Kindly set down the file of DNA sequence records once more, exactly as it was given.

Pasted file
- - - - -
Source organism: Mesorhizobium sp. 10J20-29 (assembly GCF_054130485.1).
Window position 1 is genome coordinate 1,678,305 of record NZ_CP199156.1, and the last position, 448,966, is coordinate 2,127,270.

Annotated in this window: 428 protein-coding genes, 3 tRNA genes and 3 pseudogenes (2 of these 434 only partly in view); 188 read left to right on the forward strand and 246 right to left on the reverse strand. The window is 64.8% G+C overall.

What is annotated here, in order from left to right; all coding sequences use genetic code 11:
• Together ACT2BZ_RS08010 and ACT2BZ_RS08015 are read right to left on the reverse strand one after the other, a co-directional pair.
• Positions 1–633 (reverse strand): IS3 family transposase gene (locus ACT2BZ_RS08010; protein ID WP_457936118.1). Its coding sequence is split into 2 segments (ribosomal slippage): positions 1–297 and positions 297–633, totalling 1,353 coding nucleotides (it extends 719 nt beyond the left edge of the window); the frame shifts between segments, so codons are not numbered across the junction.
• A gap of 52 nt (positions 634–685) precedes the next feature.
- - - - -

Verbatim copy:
Source organism: Mesorhizobium sp. 10J20-29 (assembly GCF_054130485.1).
Window position 1 is genome coordinate 1,678,305 of record NZ_CP199156.1, and the last position, 448,966, is coordinate 2,127,270.

Annotated in this window: 428 protein-coding genes, 3 tRNA genes and 3 pseudogenes (2 of these 434 only partly in view); 188 read left to right on the forward strand and 246 right to left on the reverse strand. The window is 64.8% G+C overall.

What is annotated here, in order from left to right; all coding sequences use genetic code 11:
• Together ACT2BZ_RS08010 and ACT2BZ_RS08015 are read right to left on the reverse strand one after the other, a co-directional pair.
• Positions 1–633 (reverse strand): IS3 family transposase gene (locus ACT2BZ_RS08010; protein ID WP_457936118.1). Its coding sequence is split into 2 segments (ribosomal slippage): positions 1–297 and positions 297–633, totalling 1,353 coding nucleotides (it extends 719 nt beyond the left edge of the window); the frame shifts between segments, so codons are not numbered across the junction.
• A gap of 52 nt (positions 634–685) precedes the next feature.